Mulhall noted the Irish electorate in December 1918 was three times larger than in the 1910 general election, last before the Great War. Dr. Shirley Graham, a gender equality and international affairs associate professor at George Washington University, emphasized that women were a major factor in the 1918 outcome.

Before the British Parliament granted limited suffrage earlier in 1918, “Irish women were invisible, unknown, and without voice,” Graham said. Their decades-long fight for the vote, radicalized during the war years, was finally realized at the polls, if only to be set back in the new Irish state.

Dr. Jennifer Wells, assistant professor of History at George Washington University, noted Irish newspapers had mixed reactions to the first Dáil; from the “dismay” of The Irish Times; to the “bold and novel move” described by the Independent; and Cork Examiner‘s exclamation that 21 January 1919, was “a date that marked a turning point in the history of Ireland.”

[See my ongoing series about U.S. and Irish-American press reporting on these events.]

None of the papers were fully right, or completely wrong, said Wells, who warned not to “fetishize the assembly” a century later. The Dáil‘s “chaos created the inevitability of partition,” she said; but its members also “appealed quite brilliantly” to President Woodrow Wilson’s highest aspirations for the rights of small nations, and they “laid bare the gross tyranny” of the British Empire.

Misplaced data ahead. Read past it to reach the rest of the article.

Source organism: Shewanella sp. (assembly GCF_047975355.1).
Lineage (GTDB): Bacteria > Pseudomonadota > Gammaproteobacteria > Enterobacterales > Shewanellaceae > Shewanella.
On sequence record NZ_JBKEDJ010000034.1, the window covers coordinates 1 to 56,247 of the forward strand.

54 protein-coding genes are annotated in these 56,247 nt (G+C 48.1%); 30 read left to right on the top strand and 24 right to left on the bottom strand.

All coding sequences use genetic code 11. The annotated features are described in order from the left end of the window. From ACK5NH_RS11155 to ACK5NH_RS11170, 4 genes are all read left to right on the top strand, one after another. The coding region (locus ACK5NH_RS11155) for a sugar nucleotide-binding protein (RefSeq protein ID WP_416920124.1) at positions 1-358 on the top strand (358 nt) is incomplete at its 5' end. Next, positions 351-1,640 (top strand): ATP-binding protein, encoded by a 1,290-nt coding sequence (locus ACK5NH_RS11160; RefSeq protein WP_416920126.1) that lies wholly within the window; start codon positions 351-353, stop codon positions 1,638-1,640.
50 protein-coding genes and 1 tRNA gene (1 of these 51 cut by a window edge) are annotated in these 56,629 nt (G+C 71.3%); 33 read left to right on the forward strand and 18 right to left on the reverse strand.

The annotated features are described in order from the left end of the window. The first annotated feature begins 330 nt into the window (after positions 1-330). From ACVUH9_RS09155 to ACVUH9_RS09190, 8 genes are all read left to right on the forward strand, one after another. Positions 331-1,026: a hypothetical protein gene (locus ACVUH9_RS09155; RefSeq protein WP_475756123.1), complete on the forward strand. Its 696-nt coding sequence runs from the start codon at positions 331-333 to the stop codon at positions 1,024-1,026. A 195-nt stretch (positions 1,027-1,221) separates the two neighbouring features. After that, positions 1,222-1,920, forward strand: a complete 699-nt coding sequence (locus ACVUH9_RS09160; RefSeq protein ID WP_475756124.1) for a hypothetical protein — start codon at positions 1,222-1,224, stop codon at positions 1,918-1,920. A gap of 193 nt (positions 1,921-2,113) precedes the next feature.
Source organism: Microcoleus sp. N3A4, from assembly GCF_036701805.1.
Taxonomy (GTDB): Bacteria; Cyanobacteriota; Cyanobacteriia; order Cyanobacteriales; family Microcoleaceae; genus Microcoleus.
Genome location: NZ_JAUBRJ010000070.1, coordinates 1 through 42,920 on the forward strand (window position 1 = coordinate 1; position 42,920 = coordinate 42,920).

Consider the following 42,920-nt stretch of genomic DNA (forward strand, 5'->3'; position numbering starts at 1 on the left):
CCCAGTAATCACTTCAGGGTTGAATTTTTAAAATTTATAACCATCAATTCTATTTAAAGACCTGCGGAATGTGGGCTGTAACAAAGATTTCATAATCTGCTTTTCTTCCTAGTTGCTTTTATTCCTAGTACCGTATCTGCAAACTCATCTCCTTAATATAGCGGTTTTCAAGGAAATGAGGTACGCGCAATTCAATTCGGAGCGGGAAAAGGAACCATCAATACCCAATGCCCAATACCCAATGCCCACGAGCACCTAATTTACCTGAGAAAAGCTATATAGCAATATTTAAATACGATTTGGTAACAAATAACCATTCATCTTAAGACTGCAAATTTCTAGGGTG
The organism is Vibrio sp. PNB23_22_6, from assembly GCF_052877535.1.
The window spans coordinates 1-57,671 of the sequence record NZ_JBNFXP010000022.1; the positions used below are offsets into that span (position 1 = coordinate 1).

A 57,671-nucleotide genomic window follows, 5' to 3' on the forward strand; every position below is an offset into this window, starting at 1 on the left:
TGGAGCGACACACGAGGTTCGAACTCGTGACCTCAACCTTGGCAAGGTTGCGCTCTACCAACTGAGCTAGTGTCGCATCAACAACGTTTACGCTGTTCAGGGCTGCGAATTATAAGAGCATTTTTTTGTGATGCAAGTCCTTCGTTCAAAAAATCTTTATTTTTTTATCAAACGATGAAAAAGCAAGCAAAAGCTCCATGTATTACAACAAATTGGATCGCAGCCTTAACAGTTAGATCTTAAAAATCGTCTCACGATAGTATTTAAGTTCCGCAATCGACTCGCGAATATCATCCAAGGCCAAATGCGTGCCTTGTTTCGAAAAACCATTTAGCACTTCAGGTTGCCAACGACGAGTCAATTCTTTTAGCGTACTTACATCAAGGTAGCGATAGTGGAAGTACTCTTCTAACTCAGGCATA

Ireland was the first and only country to secure independence from one of the prevailing powers of the war, rather than one of the defeated empires, Mulhall said. The first Dáil became the foundation for a century of parliamentary democracy.

“Who could have imagined that group could set the stage for the last 100 years,” he said, adding that London’s initial view was, “This thing isn’t serious; it’s just a bit of play acting.”

“From then on,” Mulhall said, “the clock would not be turned back.”

Brexit feck it; no confidence next?

UPDATE: 

“A day after overwhelmingly rejecting her Brexit deal, rebel Tories and Democratic Unionist party MPs swung behind the prime minister to defeat Labour’s motion of no confidence by 325 votes to 306 – a majority of 19,” The Irish Times reports.

BBC Q & A on Brexit and the Northern Ireland/Republic of Ireland border,  and cool multimedia feature, The hardest border, from 2017.

ORIGINAL POST:

The U.K. Parliament has overwhelmingly rejected Prime Minister Theresa May’s Brexit proposal. Now she faces a no confidence vote. There’s plenty of online coverage of May’s 432-202 humiliation, but what most caught my eye was this historical note in The Washington Post: